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OPERA REVIEW : Mechem's Sparkling 'Tartuffe'

November 01, 1990|CHRIS PASLES | TIMES STAFF WRITER

Moliere's "Tartuffe, or The Imposter," a comedy about religious hypocrisy, has retained its currency since the dramatist introduced the work to the Court of Louis XIV in 1664.

Drawn by the comic achievement of the play, Wichita-born composer Kirke Mechem turned it into a three-act opera in 1980. In a production at the Little Theater at Cal State Northridge, the work runs through Saturday.

In the printed program, Mechem receives credit for the music and the libretto. No one is identified as the translator of the French. Unless memory serves ill, that honor ought to go, at least in part, to poet Richard Wilbur.

Mechem has exercised his prerogatives as librettist, eliminating one character, double-casting two others and rewriting the ending.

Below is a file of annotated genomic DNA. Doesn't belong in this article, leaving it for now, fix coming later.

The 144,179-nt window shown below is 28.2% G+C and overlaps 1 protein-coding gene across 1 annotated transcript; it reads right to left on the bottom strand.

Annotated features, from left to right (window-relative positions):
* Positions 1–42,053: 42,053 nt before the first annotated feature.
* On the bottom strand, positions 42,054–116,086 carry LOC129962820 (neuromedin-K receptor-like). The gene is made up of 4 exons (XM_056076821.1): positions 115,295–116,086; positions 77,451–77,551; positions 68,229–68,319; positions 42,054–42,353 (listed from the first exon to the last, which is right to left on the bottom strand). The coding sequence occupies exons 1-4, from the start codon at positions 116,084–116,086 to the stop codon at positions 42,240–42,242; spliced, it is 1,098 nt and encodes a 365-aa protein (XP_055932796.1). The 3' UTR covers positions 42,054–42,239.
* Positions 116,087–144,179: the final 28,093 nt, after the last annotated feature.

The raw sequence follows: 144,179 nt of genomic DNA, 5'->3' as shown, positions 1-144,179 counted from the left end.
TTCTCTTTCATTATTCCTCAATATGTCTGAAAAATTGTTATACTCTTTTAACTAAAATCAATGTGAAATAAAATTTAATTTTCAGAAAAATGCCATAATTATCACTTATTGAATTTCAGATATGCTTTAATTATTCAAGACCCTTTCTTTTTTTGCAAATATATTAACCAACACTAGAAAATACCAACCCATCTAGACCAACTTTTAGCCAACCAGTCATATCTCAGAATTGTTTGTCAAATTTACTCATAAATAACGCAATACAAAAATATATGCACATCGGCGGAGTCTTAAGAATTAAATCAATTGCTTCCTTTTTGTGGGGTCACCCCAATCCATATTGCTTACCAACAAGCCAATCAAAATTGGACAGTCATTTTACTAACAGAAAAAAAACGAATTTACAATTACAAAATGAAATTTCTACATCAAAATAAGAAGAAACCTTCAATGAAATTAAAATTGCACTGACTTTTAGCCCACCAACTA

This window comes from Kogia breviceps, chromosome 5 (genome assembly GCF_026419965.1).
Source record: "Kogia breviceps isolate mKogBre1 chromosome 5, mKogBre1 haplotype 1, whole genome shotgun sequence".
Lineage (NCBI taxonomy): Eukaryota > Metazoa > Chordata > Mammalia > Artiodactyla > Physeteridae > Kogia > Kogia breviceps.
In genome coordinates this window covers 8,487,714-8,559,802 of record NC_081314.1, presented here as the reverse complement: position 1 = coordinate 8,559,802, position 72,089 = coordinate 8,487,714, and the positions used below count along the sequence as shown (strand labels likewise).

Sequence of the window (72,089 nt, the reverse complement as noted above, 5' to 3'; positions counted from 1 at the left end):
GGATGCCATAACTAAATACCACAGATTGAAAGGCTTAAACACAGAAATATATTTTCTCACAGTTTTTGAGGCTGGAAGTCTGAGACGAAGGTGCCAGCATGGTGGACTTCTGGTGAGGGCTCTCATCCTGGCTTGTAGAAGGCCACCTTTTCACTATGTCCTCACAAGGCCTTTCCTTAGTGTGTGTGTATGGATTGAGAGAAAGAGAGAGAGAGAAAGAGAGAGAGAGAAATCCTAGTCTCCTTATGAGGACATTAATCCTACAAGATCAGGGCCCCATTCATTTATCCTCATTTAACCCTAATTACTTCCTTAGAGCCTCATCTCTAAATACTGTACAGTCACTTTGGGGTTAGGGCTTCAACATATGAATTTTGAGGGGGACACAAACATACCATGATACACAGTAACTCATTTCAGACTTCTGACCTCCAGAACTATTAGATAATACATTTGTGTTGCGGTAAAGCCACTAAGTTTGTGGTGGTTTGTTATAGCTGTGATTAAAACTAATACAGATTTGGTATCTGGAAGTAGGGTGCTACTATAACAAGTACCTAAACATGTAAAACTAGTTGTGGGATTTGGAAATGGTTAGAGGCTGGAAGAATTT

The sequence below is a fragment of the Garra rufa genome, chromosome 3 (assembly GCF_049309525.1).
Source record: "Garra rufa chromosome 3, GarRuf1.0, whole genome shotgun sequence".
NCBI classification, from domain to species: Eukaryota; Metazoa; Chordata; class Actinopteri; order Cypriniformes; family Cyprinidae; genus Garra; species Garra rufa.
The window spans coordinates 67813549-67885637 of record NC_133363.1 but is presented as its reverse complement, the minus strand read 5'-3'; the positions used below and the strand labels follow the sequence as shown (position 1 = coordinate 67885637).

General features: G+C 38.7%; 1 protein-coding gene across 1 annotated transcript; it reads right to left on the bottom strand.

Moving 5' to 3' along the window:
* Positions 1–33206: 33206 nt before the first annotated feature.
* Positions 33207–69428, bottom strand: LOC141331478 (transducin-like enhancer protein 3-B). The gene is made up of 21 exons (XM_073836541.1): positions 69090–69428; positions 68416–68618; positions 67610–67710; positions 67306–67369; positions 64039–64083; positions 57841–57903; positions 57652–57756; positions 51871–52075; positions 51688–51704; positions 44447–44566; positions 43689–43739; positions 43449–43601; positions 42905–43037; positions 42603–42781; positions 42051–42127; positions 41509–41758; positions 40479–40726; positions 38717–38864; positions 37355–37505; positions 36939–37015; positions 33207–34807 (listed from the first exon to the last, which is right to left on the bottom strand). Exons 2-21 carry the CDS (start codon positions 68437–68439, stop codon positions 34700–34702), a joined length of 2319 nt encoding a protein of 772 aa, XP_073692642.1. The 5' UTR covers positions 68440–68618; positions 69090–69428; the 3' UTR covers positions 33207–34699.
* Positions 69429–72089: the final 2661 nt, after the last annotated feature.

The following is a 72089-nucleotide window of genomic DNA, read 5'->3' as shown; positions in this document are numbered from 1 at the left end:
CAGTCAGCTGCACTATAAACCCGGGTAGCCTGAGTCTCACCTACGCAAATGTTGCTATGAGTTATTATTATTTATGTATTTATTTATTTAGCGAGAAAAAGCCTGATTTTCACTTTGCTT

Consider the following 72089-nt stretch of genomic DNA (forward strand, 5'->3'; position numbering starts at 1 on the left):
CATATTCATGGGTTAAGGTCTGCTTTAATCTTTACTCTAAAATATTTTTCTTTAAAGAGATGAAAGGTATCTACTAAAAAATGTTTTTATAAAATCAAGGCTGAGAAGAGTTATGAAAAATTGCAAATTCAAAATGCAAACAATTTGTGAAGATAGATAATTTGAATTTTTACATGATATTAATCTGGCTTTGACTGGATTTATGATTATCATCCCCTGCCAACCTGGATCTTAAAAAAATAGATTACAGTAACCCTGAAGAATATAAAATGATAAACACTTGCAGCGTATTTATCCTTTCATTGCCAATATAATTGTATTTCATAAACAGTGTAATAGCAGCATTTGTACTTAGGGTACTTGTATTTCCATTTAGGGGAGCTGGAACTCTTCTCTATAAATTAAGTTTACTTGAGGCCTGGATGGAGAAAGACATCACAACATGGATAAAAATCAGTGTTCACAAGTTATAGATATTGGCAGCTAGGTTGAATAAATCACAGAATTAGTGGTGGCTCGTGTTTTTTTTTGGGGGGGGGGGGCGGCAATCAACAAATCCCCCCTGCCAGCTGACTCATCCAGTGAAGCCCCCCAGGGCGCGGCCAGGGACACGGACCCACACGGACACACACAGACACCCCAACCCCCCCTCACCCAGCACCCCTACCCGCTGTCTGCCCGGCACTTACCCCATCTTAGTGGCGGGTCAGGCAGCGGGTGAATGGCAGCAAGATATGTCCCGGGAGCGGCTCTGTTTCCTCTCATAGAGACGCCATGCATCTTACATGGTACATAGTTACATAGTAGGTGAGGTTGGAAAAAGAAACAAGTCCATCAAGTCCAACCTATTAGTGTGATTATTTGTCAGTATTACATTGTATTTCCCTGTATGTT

Nonetheless, the 65-year-old composer has created a sparkling, lapidary and accessible work.

Mechem establishes musical tags for his characters: spectral hymn harmonies for Tartuffe, an absurd flourish for the dupe Orgon. He unifies the work in other clear ways, as when the soubrette maid Dorine sings a mocking folk ballad in the first act and the principals reprise it in the third. He also finds opportunities for musical wit.

He can rise to lyric heights as the occasion demands, such as when Mariane begs her father not to make her marry Tartuffe. Not least, he can create catchy if not-too-complex ensembles.

Unfortunately, the student cast found most of his demands quite taxing and served the music less well than it did David W. Scott's fluid, high-spirited stage direction. Scott also conducted the small orchestra with vigor, style and frequent disregard for overwhelming his singers.

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